Tuesday, October 12, 2010
The title of this post is a song title. A song that my talented then-fifteen year old daughter made up to commemorate the day a jar of kim chee exploded in the car. Full lyrics can be found here: The Alchemy of Cabbage (A Little Knowledge Can Be a Good Thing). Isn't she just amazing?!
One might think an event like that would put me off kim chee forever, but strangely, it hasn't. I guess the siren song of fermented cabbage is just too seductive to resist. Last year's kim chee - my first foray into lacto-fermented foodstuffs - was okay, but definitely a little too sweet. This year I made it with only the barest whisper of sugar, just enough to encourage things to get rolling.
Here are all the ingredients arrayed on the counter. The awesome gigantic red clay mortar and pestle is a recent score from a downtown thrift shop (Christmas 2009, Thrift Store Edition). Five dollars, and sturdy as a brick outhouse. I already have a good mortar and pestle, of course, a marble one which was a long ago gift, and I will certainly continue to use it; but this one is five times the size. The old one is good for a few cloves of garlic or crushing some whole spices, but this one will work for major jobs like making mole or... crushing the spice paste for a large batch of kim chee!
The other ingredients are:
- one large savoy cabbage, roughly chopped (got it at the last saturday Ferndale Farmer's Market of the year. Sniff!).
- one medium yellow onion, sliced to ribbons
- two bunches green onions, chopped into one inch lengths
- half a head of hot Korean garlic, also bought at the farmer's market
- branch of ginger (I'm not using all that ginger, only about two inches of it).
- hot red pepper flakes
The cabbage was put to rest for about four hours in a strong salt brine (one tablespoon salt per cup water) and then squeezed out and placed in my biggest mixing bowl.
Then I crushed the garlic, ginger, red pepper, and a touch of soy sauce into a rough paste in my new mortar and pestle. This part was fun. If you are feeling annoyed or upset about something, or just tense in the shoulders, it's very therapeutic to bash the hell out of things. But even if you are feeling fit as a fiddle and happy as a clam, it's still fun. Put on some music with a good bass line and thump away.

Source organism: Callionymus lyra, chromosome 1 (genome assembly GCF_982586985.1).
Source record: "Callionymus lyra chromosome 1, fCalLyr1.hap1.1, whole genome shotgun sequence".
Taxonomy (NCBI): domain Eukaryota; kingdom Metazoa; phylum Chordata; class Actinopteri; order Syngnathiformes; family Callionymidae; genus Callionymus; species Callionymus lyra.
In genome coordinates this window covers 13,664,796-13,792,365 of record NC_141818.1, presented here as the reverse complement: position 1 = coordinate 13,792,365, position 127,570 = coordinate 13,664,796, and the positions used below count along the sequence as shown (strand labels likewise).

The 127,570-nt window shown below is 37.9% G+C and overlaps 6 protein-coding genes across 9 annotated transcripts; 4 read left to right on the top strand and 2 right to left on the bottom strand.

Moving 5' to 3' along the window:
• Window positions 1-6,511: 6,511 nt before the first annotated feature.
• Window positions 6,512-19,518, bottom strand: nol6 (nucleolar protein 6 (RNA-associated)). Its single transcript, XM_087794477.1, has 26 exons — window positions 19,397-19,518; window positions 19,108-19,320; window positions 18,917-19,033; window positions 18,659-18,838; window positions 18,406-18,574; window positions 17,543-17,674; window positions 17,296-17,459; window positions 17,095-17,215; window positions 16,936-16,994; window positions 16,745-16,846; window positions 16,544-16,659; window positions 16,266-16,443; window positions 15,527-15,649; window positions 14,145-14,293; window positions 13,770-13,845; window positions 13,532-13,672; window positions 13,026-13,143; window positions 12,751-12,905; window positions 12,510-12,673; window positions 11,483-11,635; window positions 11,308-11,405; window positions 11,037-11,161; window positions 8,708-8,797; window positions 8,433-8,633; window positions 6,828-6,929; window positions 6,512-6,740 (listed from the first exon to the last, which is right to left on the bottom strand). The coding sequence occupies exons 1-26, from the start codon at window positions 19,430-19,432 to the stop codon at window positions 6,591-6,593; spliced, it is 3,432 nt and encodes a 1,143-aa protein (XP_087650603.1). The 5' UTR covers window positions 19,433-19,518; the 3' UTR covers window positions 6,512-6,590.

When you like the look of the spice paste - or your arm is tired - scoop it up in your hands and rub it into the cabbage. Mix it up gently. Make sure every bit of cabbage has a little bit of spice on it. Then pack the cabbage into a large glass or ceramic jar. Make sure there is plenty of room, you don't want it to be crammed in there tight. Put a lid on it, but loosely.
Here is the kim chee sitting on my kitchen altar to ripen. Every day, I turn it over once or twice. Every other day I loosen the lid to let gas escape and to get a whiff of the lovely bubbling stinky fermented smell of it. The kim chee will be ready to eat in four days, but you can let it keep going pretty much as long as you want. Just refrigerate it after the first three or four days.
In my house, I am the only one who likes kim chee. If that's true in your house as well, you might try to make less kim chee than I did (that's a half-gallon jar in that picture). I imagine I'll be eating kim chee all by my lonesome well into winter.